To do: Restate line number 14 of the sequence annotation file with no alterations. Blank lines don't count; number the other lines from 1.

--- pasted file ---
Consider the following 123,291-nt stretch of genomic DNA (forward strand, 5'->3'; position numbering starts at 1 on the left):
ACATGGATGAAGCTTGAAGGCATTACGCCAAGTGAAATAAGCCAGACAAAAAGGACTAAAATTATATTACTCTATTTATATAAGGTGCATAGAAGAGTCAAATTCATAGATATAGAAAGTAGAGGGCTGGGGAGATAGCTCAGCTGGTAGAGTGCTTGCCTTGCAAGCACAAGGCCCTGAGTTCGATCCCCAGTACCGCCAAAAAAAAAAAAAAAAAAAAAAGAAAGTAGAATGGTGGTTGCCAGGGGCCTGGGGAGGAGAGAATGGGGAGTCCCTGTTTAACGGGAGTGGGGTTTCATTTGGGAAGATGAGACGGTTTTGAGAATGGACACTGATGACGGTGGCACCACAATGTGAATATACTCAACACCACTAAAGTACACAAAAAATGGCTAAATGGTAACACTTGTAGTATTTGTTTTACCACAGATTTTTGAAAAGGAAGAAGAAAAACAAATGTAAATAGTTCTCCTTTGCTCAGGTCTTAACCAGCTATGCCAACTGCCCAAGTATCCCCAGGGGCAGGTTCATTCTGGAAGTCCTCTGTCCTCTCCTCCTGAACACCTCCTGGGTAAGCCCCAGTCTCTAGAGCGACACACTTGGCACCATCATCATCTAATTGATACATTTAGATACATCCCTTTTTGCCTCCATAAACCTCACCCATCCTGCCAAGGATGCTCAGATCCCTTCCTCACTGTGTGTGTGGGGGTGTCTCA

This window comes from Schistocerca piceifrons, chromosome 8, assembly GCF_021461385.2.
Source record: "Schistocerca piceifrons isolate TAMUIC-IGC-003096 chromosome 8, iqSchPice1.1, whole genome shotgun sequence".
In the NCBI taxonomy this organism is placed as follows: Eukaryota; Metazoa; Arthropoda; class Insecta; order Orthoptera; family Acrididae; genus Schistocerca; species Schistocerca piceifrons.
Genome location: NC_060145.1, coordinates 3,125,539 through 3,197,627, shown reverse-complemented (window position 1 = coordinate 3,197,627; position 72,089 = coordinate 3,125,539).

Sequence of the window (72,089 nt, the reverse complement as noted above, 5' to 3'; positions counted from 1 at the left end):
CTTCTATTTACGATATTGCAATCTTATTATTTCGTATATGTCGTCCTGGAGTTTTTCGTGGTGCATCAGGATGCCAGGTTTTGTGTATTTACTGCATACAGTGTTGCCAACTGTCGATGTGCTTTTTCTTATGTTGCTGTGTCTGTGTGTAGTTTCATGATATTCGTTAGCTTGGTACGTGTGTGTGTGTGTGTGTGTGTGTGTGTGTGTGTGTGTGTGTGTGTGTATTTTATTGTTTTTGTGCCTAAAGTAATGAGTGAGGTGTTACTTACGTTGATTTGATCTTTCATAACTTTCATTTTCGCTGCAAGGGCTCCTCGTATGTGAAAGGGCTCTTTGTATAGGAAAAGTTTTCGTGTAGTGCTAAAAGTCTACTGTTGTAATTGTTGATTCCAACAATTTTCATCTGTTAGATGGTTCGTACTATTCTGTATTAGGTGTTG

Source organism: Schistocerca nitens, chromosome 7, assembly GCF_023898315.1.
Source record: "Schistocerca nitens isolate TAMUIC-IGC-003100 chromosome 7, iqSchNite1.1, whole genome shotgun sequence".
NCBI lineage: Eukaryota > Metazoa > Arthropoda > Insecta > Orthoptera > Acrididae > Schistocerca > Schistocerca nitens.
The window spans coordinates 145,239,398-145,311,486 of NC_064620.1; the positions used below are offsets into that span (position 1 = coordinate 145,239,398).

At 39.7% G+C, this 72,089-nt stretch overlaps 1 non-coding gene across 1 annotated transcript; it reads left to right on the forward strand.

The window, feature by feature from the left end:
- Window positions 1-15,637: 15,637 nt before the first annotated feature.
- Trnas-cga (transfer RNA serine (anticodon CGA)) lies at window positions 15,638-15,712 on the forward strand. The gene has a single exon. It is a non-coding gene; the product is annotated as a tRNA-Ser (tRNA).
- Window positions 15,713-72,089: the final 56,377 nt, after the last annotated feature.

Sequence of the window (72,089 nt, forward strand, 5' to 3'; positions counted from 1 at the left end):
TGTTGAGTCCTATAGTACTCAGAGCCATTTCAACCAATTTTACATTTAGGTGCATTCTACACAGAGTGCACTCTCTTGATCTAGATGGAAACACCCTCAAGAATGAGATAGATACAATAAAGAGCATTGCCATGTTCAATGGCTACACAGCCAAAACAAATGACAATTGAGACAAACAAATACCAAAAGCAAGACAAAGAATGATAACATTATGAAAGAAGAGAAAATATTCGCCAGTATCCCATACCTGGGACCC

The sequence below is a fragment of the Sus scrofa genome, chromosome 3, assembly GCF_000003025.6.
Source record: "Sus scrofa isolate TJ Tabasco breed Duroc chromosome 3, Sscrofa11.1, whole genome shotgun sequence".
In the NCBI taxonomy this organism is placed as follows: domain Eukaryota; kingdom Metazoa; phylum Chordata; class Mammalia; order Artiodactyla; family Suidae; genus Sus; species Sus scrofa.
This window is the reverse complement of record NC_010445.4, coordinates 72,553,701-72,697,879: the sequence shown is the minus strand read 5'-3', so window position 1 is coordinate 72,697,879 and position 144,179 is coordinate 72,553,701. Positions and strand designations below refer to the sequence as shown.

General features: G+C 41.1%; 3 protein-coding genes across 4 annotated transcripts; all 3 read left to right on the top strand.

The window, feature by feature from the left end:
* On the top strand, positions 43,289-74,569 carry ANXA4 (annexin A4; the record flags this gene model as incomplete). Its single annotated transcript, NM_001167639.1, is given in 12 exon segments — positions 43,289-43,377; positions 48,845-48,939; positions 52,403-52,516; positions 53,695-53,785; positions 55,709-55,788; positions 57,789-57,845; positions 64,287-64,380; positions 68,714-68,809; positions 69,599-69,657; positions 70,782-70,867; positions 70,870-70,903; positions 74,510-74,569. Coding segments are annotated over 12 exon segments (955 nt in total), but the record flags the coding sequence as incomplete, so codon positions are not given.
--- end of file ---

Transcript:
The window, feature by feature from the left end: